- BE READY TO FAIL
Ashtanga is made not to be easy and to face you with failings. That is a part of learning. Be strong; accept your flaws or failings, and go beyond them with acceptance and a smile. If you think of Yamas and apply them to the asana practice, you are on the right way. Be truthful, consistent, gentle, authentic, patient, kind to yourself and detached from the practice. Need help?
2. START SMALL AND BREAK IT DOWN
Some teachers might tell you to do only Sun Salutations for a month(s) until you do Standing or Seated Poses. The first series consists of Sun Salutation, Standing Poses, Seated Poses, and Closing Poses. If you need to do complete series, always finish with the closing asanas. Or, stay less in Ardha Baddha Padmottanasana as you feel your hips still tight, and you work on opening hips later in seated poses since Standing half-bound lotus comes so early in the series, and it can be challenging hip opening posture for beginners. In the forward fold, ease yourself by bending your knees to release your hamstrings.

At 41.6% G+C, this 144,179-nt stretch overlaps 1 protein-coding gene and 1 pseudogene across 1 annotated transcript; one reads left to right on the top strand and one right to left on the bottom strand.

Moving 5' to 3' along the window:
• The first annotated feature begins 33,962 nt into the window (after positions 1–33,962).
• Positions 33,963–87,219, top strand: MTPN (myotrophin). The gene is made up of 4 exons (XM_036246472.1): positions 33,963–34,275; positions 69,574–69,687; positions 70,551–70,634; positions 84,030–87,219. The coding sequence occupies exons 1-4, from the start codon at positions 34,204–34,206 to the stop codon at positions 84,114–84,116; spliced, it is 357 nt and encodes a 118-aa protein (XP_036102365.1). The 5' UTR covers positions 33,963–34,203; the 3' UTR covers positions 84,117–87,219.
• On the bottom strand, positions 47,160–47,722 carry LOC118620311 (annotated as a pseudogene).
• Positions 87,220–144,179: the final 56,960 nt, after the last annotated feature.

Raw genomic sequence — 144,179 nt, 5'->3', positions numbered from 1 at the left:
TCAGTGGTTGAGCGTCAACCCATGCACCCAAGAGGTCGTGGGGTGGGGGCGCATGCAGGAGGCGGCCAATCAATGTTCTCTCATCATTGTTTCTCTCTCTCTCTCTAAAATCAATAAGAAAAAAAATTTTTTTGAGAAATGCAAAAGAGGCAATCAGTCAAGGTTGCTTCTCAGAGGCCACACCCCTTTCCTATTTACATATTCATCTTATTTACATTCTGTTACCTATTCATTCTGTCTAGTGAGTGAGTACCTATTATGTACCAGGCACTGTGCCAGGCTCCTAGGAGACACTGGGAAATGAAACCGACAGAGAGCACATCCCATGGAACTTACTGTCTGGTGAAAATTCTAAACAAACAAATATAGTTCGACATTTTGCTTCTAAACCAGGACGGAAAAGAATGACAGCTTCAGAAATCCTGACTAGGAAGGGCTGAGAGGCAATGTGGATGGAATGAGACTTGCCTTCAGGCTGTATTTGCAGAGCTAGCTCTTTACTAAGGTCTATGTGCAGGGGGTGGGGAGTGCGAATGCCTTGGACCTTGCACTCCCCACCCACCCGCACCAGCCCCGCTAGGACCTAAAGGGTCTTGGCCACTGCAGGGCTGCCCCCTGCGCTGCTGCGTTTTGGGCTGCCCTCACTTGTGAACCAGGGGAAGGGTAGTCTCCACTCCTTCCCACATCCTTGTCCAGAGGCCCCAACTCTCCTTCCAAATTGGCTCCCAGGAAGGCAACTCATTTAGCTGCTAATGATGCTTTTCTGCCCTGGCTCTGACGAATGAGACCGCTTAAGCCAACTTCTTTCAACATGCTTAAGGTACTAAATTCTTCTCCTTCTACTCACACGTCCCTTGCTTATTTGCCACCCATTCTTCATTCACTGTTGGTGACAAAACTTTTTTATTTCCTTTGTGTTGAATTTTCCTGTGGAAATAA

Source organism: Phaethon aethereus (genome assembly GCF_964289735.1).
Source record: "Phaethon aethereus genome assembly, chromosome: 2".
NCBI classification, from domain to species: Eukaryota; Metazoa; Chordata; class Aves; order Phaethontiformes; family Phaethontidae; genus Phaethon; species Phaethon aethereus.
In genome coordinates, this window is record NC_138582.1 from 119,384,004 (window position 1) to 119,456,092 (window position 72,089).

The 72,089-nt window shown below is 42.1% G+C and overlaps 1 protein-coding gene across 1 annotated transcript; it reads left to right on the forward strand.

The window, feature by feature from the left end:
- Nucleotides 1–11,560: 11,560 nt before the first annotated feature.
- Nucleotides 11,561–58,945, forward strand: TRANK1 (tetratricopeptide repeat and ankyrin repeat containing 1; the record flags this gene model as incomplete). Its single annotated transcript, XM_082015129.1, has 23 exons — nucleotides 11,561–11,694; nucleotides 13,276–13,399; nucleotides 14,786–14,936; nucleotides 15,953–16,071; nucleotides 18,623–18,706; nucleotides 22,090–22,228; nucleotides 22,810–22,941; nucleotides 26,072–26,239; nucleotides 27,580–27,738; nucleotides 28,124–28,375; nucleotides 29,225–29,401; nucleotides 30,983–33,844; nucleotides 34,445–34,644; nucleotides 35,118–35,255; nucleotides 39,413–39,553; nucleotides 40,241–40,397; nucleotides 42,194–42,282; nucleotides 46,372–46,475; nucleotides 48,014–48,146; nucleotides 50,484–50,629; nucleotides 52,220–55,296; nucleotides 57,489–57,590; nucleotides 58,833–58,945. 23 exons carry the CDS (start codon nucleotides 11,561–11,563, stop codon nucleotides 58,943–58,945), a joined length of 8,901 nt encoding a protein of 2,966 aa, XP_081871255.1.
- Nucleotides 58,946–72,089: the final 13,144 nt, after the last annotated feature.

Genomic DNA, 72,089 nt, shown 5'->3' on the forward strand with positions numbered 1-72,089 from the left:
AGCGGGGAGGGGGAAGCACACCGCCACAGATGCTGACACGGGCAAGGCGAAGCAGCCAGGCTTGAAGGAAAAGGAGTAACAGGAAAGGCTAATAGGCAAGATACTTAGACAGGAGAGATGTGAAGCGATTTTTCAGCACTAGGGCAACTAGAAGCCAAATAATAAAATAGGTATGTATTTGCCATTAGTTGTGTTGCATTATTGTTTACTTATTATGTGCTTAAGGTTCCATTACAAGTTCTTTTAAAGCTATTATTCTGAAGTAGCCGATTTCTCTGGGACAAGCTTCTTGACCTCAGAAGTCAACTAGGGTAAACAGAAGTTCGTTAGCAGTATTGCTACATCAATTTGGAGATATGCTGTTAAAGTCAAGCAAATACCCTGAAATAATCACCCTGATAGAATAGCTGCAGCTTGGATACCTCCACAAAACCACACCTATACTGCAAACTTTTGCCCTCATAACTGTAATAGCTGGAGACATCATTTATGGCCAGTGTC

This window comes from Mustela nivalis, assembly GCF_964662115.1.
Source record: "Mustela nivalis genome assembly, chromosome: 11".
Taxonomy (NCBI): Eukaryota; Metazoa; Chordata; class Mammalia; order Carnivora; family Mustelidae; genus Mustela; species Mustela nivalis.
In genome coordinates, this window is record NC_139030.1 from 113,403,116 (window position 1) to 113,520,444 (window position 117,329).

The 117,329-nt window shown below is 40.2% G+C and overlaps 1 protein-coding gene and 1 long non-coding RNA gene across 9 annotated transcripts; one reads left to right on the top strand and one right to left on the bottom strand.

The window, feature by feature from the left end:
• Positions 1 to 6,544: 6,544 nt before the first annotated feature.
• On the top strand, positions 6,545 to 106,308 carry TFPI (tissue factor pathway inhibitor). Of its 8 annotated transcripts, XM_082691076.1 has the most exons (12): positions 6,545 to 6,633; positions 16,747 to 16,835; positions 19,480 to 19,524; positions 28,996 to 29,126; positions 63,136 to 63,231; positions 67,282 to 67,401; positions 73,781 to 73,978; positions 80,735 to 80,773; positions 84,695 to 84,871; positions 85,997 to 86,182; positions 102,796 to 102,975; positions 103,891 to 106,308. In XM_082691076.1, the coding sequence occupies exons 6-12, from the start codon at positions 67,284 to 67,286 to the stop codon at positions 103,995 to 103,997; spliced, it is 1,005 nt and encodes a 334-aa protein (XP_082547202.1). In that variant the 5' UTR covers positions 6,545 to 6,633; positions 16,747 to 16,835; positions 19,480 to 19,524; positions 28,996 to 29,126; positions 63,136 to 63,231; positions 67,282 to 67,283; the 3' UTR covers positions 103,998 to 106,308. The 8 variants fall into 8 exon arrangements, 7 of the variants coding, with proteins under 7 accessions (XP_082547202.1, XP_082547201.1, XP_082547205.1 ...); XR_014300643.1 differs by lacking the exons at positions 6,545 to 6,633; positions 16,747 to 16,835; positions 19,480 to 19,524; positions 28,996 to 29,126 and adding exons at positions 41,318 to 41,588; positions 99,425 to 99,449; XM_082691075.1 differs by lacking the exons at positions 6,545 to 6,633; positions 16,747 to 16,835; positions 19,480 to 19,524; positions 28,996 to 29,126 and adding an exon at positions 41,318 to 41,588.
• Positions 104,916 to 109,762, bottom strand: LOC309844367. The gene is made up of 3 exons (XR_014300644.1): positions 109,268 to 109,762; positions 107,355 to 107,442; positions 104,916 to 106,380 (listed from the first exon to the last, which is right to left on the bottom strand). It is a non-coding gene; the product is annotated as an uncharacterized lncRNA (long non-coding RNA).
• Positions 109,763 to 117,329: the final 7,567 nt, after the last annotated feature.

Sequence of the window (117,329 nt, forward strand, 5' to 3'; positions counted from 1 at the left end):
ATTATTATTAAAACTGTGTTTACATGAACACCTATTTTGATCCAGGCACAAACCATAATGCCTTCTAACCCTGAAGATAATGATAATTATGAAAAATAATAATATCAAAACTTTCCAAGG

3. LINK YOUR BREATH WITH A MOVE
Focus on tying breath with moving more than to asana itself. The breath links together a conscious and unconscious mind; it creates new inner spaces, it allows prana flow, it calms you down and supports your parasympatethic system. Always start with your breath and then add the move, your breath directs your moves.
According to long-term practitioners’ experiences it seems that giving attention and intention to working with the breath is having the effect of allowing you to breathe with ease in often challenging asanas.
As David Swenson said:
“It’s my basic belief, and the premise of my teaching is that all yoga comes back to the breath; otherwise, it’s simply just a gymnastic exercise. But, of course, if that were the case, the greatest yogis would be circus performers and gymnasts.”
4. Is it all about loud ujjayi
This is one of the most ingrained myths about Ashtanga yoga that Sharath often corrects at the conference. It’s NOT ujjayi breath in practice; it’s free breathing and not so loud your neighbour can hear…. in Mysore, it was a mat-to-mat with 5cm in between.